Hmm, fitting that on the last day of Black History Month, I come across this post of old, racist children’s books that perpetuate hate and stereotypes. My jaw dropped as I looked at these books, but it’s really eye-opening in terms of really looking at our children’s books as media messages. I’m sure (I hope? Unfortunately I can’t say with any accuracy, with the way things have been going in recent media) that these books are, if not burned, tucked away in some vaults where no children can find them. Interestingly enough, The Adventures of Huckleberry Finn is on this list, a book fraught with controversy in terms of its language regarding black people during slavery–it’s been argued back and forth.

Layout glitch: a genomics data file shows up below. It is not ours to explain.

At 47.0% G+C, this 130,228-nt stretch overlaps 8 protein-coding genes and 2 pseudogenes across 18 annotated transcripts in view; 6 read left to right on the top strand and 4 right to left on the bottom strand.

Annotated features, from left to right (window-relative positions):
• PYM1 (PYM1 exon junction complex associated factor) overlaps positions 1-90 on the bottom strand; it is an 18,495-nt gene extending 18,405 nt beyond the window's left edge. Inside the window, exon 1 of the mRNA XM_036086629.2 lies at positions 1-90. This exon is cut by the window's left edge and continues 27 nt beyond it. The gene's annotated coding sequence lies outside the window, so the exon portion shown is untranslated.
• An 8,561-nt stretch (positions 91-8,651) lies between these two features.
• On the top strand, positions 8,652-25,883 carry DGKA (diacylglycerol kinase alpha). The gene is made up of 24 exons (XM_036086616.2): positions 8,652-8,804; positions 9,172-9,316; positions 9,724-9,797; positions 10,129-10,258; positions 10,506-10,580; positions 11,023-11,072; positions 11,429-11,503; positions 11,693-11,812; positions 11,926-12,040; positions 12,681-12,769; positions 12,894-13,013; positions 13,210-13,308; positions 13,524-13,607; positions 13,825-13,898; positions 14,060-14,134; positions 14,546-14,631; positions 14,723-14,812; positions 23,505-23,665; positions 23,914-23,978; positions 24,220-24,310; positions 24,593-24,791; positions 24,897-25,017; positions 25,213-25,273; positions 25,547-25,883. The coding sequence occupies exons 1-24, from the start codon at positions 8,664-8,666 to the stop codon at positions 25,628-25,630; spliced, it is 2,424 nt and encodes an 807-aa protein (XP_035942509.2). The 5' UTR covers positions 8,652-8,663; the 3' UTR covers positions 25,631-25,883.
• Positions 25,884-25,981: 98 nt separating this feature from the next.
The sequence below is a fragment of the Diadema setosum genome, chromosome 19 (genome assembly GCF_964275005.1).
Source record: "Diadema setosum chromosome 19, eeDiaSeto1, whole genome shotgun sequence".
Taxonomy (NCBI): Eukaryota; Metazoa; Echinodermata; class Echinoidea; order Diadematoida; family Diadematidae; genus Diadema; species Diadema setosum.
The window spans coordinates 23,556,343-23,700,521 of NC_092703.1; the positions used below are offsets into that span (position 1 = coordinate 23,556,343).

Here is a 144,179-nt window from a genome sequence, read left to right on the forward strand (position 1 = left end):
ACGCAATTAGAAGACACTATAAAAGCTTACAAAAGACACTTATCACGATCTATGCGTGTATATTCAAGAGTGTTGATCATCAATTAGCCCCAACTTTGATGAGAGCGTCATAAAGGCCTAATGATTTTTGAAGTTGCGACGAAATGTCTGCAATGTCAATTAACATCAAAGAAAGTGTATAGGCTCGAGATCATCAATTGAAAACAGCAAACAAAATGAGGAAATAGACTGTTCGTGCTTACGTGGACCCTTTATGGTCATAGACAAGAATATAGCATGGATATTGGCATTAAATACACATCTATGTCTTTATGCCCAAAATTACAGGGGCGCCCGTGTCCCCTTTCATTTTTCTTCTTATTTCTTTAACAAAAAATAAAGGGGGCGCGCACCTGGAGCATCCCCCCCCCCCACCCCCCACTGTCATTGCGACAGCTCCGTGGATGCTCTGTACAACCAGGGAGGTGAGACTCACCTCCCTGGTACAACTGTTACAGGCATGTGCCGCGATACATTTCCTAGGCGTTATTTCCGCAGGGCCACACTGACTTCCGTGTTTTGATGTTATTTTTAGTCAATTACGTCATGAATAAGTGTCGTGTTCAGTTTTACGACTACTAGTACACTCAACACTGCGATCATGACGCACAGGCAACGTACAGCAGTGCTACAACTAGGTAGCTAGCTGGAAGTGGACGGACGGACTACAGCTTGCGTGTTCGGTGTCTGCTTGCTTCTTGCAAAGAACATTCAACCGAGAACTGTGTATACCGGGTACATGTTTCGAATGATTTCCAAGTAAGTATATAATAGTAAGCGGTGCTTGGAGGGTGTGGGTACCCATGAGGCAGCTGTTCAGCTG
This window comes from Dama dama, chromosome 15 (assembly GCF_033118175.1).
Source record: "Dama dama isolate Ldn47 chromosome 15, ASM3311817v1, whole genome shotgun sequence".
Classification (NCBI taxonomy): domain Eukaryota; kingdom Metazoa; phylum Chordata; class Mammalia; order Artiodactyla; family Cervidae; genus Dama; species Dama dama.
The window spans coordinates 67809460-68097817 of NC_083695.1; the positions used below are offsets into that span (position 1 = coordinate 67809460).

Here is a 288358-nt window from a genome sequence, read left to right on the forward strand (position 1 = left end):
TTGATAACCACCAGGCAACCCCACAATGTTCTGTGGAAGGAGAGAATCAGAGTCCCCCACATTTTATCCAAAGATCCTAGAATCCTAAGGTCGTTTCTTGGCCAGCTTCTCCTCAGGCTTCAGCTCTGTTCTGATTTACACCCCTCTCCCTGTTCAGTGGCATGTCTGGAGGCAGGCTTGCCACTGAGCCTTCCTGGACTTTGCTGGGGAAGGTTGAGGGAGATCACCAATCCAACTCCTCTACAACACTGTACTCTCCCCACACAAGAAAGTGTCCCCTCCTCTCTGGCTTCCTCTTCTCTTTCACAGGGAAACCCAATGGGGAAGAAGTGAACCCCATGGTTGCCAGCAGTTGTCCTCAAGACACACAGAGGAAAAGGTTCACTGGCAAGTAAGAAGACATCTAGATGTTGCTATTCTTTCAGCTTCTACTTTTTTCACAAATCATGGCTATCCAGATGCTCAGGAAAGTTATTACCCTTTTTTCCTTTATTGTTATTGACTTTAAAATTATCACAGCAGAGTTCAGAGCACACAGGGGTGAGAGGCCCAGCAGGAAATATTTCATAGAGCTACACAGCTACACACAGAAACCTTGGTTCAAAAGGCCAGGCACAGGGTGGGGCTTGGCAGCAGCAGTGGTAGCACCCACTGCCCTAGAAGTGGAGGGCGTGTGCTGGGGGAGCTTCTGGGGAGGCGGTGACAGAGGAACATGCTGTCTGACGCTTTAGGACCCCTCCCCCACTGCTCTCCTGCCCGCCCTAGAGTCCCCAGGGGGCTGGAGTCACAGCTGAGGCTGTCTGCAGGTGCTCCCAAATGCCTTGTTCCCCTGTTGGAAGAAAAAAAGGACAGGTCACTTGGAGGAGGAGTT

The existence of these books proves our need for the very opposite. These books were meant to teach and inform white children of the “traits” of black people. Now we need books that promote and edify the culture of black people and other cultures. Children reading more and more positive portrayals shows them new worlds, opinions, and points of view. But often in school, as I’ve written in another post, there’s only one book per year that focuses on black literature and culture. We’re lucky if we get other perspectives than that.
Children’s literature does even more of a job of shaping and forming opinions than adult literature does, so we need to be careful what’s being explicitly and implicitly brought forth in their books. If children’s lit showcased more cultures, they will experience more world’s different from their own and be able to connect to people who are different from them both as children and as they grow into adults.